Dania Marin-Gavilan - CFANS Study Abroad Program
On the third day, we went deep into the uncivilized landscapes of southern Iceland. Bo, our guide, said we were at the most southern point of the peninsula. The winds were absolutely roaring; the saltwater slapped our faces and shook our stances. I could barely take a decent photo without being taken steps backwards by the wind. We visited geysers, sea shores, and we even hiked a volcano by noon.
It was definitely one of the more intense days of the trip and we truly got to experience the various intensities that Icelandic weather has to offer. I was so amazed to have experienced such varied forms of climate and was utterly impressed with the ever-changing geology of Iceland.
This is something we have continued to explore through our freshman seminar and is a new topic of interest to me; this is something I never thought would interest me! We ended the rough and tough day at the Blue Lagoon spa, which was a beautiful contrast to the intensity we had experienced earlier in the day.
The visit through the Golden Circle was an eye-opening experience for me, in terms of thinking about conservation and eco-tourism. The Golden Circle is essentially a route that is incredibly popular among tourists; every tourist who visits Iceland will explore this route. The route includes three natural attractions: Thingvellir National Park, the geysers in Haukadalur, and the Gullfoss waterfall. We visited the attractions in reverse, which was Bo’s idea in order to beat the rush of tourists.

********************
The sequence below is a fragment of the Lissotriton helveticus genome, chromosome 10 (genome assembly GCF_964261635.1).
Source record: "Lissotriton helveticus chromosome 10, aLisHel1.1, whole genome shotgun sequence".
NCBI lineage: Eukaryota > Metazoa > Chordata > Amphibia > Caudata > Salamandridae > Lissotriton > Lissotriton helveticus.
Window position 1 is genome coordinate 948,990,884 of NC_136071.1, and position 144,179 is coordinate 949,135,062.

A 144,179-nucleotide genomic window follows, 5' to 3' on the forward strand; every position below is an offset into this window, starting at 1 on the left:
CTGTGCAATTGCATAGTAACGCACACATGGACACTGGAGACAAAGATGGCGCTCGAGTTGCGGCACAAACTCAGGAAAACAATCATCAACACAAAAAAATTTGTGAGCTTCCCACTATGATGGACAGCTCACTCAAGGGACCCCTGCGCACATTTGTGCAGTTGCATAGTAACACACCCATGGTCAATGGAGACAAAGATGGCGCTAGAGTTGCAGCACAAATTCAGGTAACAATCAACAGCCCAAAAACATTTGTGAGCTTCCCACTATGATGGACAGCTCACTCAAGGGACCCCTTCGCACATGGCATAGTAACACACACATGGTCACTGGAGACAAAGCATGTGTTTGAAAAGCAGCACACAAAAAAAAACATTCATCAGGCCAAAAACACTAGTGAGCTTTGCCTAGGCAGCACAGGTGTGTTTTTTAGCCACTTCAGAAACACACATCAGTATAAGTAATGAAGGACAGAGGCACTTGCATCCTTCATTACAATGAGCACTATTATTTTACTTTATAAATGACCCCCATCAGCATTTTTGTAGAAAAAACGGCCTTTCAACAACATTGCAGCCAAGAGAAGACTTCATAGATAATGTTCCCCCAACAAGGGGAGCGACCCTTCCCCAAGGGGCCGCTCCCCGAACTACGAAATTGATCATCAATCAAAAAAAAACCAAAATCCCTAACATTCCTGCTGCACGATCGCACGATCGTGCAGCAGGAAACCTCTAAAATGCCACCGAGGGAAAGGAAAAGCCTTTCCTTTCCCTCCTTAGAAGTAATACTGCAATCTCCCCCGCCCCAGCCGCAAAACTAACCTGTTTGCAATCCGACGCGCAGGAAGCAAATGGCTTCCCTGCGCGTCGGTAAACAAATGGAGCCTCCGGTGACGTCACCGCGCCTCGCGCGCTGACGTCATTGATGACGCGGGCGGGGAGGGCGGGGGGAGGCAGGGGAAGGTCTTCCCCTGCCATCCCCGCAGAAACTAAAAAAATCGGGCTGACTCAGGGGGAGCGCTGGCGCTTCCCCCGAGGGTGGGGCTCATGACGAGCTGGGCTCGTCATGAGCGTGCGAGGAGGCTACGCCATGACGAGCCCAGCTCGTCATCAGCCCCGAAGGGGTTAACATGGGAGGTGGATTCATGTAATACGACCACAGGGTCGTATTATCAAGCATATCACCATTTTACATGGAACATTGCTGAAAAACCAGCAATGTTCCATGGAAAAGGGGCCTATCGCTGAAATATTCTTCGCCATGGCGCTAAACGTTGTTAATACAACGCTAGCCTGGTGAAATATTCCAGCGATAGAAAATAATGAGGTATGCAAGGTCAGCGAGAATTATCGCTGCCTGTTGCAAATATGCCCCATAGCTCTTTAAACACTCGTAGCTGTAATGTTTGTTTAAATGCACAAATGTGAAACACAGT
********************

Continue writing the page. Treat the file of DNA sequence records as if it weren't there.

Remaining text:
I have rarely had the chance to visit such beautiful, natural attractions through my travels, so being in the presence of the waterfall’s power was truly a lovely moment for me. What surprised me the most about the area is that, besides the gift shop and café, there was hardly any infrastructure. This is something our professor, Len Ferrington, pointed out. There were paved paths and rope as guides and minimal signage.
At first, I only thought of this as an inherit experience to these conserved and protected natural landscapes. But I realized that the construction of these spaces and accessibility to tourists was carefully planned in order to keep as much of the purity of this waterfall in tact. As compared to attractions like Niagra Falls, which, from what I have heard, contains an abundant amount of infrastructure.
Does the presence of human-made sources and infrastructure (like abundant amounts of signage or giftshops) ruin your experience of the landscape? Does it enhance it and make it more convenient? How will this affect the popularity of the landscape? These are questions natural and environmental conservationists have to decide. This is what concerns eco-tourism. How can we maintain the purity and beauty of this natural landscape and develop low/sustainable levels of environmental impact, as well as satisfy the needs of tourists? This excursion encouraged me to view tourism with a different perspective.